February 08, 2007

Word rage -- not!

What's disconcerting about the "pilotless drone" call is that the guy seems genuinely upset. And with all respect to Mark, Geoff, Roger, Heidi, Arnold, and the other LanguageLoggers who have devoted innumerable posts to the phenomenon of language anger, the interesting thing about word rage is that it almost never really is. Those folks who talk about yelling at their radio when they hear someone use less instead of fewer, or who, like Dick Cavett, threaten to "pop" the senator who spoke of his "incredulous" experiences -- they're not really angry at all. It's all a exercise in counterfeit camp. And by the by, it demonstrates just what an irrelevant business language criticism has become.

If you take it literally, the striking thing about the indignation of modern language snobs is how ostentatiously disproportionate it always is. Take the comments that were offered by the members of the usage panel assembled for the Harper Dictionary of English Usage back in 1975 on the use of gift as a verb: "loathesome" (historian Lawrence Lafore), "desipicable" (Harrison Salisbury), "horrible" (Barbara Tuchman), and "barbarous" (Harold Schonberg). "It disgusts me," said Herman Wouk, and the novelist Ben Lucian Berman described it as "one of the reasons why America is in such bad shape today." The use of hopefully as a sentence adverb prompted reactions like "an abomination," "slack-jawed, common, and sleazy" and "one of the most horrible usages of our time" (presumably just nosing out "final solution").

But the very extravagance of those denunciations makes it obvious that they weren't meant to be taken literally. A malaprop or solecism can be irksome, but it's never more than that. Sleazy, loathesome, despicable -- in other areas of life those are words that we use with circumspection, and almost always to describe things a lot worse than saying "Gift her with a new coat" or "Hopefully, we will win." In fact most of us wouldn't even use words that strong for the kinds of linguistic behavior that can make us genuinely angry, like the use of weasel words by politicians or corporate spokespersons. If the panelists really did believe that these matters deserved the same level of public concern as other social and political issues, you can bet they would vent their disapproval a lot more moderately.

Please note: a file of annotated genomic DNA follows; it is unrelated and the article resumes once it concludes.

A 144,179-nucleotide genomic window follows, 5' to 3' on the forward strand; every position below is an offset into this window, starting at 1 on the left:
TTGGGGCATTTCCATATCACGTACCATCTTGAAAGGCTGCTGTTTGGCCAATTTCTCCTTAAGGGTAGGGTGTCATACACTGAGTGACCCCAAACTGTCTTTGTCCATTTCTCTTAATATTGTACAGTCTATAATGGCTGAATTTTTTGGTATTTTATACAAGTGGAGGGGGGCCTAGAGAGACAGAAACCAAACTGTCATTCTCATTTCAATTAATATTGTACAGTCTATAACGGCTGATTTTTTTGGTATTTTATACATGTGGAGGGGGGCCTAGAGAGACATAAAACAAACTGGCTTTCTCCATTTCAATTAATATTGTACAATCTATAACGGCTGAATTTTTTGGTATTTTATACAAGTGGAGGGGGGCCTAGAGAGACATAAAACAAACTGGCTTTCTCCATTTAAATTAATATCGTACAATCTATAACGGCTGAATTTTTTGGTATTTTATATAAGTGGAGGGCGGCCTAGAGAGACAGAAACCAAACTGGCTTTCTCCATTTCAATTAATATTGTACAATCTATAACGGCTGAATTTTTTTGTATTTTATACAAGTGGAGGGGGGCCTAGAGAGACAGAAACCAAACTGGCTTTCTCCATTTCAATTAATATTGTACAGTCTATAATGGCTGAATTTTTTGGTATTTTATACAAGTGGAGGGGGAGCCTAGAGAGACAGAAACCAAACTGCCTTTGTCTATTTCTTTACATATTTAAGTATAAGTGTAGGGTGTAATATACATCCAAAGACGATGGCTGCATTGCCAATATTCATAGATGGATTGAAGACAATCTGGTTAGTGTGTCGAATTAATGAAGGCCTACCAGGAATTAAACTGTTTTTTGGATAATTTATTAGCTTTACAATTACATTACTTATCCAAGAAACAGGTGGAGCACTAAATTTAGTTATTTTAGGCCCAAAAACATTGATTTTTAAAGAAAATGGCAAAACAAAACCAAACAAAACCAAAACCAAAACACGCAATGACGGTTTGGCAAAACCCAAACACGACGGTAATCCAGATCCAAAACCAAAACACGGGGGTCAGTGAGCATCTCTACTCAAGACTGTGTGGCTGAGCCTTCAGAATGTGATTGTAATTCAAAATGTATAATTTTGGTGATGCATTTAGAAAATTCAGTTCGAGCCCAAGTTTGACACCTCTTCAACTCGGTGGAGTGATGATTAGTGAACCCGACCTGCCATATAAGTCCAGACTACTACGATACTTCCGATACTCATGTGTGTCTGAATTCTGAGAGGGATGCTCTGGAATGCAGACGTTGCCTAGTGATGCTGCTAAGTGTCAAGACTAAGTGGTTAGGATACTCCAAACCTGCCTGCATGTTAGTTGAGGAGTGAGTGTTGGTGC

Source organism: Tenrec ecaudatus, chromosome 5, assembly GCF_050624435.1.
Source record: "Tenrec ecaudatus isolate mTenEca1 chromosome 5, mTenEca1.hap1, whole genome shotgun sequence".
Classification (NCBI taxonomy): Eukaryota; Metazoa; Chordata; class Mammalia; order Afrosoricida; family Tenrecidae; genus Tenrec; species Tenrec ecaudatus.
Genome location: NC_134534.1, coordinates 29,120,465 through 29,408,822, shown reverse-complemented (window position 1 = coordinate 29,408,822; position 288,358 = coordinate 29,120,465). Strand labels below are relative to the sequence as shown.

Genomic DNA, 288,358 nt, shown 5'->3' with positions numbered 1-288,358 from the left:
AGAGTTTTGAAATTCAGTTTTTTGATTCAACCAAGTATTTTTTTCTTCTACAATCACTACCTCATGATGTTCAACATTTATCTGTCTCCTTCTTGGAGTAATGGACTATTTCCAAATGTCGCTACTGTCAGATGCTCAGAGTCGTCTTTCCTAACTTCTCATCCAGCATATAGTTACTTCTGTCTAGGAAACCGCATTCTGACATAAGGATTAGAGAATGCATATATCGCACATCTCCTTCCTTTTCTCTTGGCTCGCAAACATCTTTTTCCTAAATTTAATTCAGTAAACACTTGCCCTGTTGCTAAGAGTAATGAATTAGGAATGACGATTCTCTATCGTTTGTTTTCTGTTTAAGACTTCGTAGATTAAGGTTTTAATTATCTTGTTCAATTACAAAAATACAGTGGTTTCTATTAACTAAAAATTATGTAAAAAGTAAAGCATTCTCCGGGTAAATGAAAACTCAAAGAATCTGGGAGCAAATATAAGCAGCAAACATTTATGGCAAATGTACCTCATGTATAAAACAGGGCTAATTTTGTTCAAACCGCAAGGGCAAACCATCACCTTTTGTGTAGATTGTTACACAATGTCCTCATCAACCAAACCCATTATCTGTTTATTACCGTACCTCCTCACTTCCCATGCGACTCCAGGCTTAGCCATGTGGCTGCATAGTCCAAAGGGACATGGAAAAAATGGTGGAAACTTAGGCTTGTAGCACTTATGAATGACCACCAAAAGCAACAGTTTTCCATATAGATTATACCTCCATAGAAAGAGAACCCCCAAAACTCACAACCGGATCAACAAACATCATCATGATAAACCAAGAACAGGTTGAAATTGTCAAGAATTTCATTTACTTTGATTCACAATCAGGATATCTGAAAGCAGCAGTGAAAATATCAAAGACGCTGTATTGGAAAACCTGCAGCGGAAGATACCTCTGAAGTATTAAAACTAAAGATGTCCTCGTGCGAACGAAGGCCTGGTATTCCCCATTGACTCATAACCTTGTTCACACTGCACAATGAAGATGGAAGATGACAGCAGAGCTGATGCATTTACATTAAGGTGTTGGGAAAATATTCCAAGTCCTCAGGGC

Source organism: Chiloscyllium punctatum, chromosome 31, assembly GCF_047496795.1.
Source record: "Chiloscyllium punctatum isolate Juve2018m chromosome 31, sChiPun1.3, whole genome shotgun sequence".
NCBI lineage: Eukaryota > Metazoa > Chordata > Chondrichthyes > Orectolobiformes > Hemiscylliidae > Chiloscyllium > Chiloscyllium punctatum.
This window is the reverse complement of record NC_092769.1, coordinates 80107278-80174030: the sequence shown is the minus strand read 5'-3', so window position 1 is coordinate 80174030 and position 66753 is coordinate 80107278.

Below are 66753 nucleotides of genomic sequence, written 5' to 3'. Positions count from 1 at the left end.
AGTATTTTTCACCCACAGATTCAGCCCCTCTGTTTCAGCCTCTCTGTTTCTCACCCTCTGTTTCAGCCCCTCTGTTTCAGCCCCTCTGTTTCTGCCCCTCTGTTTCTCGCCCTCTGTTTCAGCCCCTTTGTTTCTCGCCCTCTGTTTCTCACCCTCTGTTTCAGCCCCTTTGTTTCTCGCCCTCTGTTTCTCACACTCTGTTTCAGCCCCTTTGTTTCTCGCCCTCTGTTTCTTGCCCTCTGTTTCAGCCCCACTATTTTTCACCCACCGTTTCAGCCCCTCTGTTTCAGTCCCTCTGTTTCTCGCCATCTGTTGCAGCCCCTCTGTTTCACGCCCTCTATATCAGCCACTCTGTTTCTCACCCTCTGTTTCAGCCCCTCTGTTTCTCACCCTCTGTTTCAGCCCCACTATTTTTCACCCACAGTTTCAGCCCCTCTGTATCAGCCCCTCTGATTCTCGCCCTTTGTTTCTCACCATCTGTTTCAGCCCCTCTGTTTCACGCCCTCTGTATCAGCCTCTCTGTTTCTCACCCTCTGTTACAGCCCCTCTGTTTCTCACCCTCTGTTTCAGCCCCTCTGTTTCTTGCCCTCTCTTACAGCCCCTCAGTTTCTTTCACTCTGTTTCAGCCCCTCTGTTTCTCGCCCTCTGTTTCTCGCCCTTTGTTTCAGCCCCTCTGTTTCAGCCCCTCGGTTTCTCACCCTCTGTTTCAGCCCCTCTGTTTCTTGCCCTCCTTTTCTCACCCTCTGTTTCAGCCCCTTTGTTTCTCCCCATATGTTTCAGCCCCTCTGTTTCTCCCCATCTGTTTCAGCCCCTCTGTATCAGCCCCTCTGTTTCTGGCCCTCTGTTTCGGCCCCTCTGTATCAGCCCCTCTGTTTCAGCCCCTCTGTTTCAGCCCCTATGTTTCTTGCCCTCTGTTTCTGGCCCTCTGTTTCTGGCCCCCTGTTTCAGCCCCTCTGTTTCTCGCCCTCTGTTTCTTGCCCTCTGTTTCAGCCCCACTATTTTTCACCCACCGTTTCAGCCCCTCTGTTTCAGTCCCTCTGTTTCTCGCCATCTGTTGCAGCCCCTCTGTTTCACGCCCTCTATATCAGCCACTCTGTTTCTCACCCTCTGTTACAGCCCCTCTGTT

Lynne Truss has ridden this shtick to the top of the bestseller lists. To hear her tell it, not a day goes by that a faulty punctuation mark doesn't leave her appalled, gasping, shuddering, gazing in horror, or stopping dead in her tracks with her fingers in her mouth. Of course anybody who is actually walking around in state of shock and outrage over the punctuation of grocery store signs and movie posters should get back on her meds immediately. But if you camp up your pedantry, nobody can accuse you of taking yourself too seriously.

I say "camp" because on the surface, at least, those outbursts bring to mind the stylized, self-mocking horror that people use to ironize other kinds of aesthetic judgments. Let me repeat what I wrote about Truss in a "Fresh Air" piece a couple of years ago:

Truss's book bears a resemblance to another surprise cultural phenomenon, "Queer Eye for the Straight Guy" Those operatic denunciations of punctuation errors are what you'd expect from the "Queer Eye" bunch if they added a grammar makeover specialist: "Oh... My... God -- Did you hear that pronoun?"

But for pop grammarians like Truss, you can't help feeling that the self-mockery is a cover for self-congratulation. She may make fun of herself as a stickler, but she clearly considers herself to be one of an elect -- someone whose sleep is troubled by a misplaced apostrophe even if it's twenty mattresses down.

That's where the resemblance to "Queer Eye" breaks down. As Susan Sontag pointed out 40 years ago in a famous essay, true camp is always infused with generosity, even when it affects a malicious tone -- it's about relishing, not judging. Hence the crucial last scene of every "Queer Eye" episode, where the team is shown chatting fondly about the zhlubby straight guy they've turned into a swan.